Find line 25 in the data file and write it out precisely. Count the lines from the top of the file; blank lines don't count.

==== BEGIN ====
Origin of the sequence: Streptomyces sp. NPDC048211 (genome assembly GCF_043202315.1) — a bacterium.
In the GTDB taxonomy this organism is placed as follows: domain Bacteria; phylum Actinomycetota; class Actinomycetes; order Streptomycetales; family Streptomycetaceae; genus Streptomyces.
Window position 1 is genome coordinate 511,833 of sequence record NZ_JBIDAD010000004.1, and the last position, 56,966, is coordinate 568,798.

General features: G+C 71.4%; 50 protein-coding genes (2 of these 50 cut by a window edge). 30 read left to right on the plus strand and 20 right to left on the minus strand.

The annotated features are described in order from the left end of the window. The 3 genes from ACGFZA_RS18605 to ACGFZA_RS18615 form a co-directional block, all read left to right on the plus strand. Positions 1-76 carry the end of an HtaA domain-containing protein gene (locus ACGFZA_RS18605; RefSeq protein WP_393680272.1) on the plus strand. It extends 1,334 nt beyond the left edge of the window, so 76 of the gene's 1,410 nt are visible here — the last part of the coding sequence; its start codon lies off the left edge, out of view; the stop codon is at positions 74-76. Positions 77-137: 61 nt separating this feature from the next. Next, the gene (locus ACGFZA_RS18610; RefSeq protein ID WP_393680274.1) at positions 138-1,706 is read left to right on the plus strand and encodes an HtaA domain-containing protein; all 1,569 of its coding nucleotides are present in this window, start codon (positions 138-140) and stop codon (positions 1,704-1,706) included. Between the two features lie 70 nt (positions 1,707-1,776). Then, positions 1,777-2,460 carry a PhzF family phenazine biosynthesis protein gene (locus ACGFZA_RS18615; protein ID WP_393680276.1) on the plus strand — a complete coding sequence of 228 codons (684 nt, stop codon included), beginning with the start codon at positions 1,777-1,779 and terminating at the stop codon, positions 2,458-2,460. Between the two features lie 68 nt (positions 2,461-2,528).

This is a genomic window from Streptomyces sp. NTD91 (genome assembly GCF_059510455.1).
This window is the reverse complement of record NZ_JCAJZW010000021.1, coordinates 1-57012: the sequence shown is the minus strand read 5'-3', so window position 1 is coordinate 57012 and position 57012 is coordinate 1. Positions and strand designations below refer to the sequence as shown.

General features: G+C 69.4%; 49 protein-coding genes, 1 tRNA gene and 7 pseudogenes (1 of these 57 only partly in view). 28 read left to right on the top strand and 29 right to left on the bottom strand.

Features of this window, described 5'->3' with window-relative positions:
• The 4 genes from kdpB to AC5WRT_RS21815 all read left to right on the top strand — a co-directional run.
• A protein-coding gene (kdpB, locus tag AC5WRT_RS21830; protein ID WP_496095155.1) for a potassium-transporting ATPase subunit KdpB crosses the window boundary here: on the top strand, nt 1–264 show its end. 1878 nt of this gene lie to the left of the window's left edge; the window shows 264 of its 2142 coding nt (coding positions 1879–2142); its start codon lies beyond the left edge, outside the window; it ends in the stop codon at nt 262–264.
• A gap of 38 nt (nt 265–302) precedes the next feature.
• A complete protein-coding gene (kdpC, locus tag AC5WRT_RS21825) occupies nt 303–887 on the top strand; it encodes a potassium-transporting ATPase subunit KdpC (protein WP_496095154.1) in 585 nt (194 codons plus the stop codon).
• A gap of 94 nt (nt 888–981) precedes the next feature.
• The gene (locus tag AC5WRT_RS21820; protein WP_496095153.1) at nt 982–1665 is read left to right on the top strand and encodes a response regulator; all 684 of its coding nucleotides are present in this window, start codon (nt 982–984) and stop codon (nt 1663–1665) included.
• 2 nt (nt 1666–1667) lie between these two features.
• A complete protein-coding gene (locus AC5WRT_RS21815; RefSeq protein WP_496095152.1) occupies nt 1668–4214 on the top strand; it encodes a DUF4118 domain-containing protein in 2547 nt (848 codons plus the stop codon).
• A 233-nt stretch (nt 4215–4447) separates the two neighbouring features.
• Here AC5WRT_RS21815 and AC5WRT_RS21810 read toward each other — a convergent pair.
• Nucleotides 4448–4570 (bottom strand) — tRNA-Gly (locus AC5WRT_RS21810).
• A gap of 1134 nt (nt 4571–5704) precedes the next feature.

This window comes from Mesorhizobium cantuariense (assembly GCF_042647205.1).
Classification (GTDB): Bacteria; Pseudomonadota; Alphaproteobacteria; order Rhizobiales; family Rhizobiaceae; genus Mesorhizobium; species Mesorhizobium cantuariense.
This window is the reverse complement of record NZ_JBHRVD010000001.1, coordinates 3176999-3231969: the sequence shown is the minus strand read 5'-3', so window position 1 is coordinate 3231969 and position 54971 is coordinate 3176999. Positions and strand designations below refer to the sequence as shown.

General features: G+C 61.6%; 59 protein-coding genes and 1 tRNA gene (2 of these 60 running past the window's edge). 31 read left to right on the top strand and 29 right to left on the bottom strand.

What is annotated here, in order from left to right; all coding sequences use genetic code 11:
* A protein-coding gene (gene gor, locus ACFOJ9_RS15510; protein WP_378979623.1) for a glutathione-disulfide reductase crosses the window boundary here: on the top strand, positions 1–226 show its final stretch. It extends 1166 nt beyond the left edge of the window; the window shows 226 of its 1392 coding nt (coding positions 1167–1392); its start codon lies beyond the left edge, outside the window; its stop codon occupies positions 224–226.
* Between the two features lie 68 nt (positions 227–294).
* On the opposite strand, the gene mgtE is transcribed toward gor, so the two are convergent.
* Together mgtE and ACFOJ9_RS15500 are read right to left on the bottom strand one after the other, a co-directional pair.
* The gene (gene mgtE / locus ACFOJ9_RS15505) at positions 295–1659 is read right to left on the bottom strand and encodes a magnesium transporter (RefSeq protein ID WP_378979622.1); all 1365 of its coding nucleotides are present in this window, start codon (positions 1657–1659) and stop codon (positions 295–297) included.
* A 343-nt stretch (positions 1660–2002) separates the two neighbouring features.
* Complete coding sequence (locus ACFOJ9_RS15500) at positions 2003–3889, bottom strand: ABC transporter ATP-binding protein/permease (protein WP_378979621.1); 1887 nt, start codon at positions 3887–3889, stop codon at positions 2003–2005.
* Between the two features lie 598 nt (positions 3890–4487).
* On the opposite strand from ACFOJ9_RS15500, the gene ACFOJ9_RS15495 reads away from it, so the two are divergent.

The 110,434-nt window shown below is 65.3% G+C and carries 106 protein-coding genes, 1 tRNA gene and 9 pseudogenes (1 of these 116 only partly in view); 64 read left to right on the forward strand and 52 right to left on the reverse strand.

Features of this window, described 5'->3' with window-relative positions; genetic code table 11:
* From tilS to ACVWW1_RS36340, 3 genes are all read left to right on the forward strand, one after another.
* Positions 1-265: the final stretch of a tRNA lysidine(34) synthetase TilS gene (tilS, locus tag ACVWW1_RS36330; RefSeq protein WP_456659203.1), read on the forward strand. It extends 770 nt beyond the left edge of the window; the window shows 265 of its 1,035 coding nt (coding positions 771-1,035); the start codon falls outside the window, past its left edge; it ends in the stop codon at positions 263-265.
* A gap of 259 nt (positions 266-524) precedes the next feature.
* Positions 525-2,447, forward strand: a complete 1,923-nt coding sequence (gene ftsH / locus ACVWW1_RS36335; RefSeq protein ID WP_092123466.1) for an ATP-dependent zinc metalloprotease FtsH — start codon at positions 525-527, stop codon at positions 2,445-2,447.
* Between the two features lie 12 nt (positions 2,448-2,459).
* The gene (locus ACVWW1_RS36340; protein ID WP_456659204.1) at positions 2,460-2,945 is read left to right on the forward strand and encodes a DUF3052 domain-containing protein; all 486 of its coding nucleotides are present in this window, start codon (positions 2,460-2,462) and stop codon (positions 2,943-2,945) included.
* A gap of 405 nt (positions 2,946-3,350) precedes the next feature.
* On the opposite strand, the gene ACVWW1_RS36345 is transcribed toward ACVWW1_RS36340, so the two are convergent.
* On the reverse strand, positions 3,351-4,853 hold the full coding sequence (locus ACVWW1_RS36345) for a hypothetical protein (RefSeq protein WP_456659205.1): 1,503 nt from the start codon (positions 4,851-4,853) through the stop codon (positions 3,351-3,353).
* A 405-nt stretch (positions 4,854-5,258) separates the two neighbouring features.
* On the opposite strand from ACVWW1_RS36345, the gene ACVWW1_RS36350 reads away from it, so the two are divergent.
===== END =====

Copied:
General features: G+C 61.6%; 59 protein-coding genes and 1 tRNA gene (2 of these 60 running past the window's edge). 31 read left to right on the top strand and 29 right to left on the bottom strand.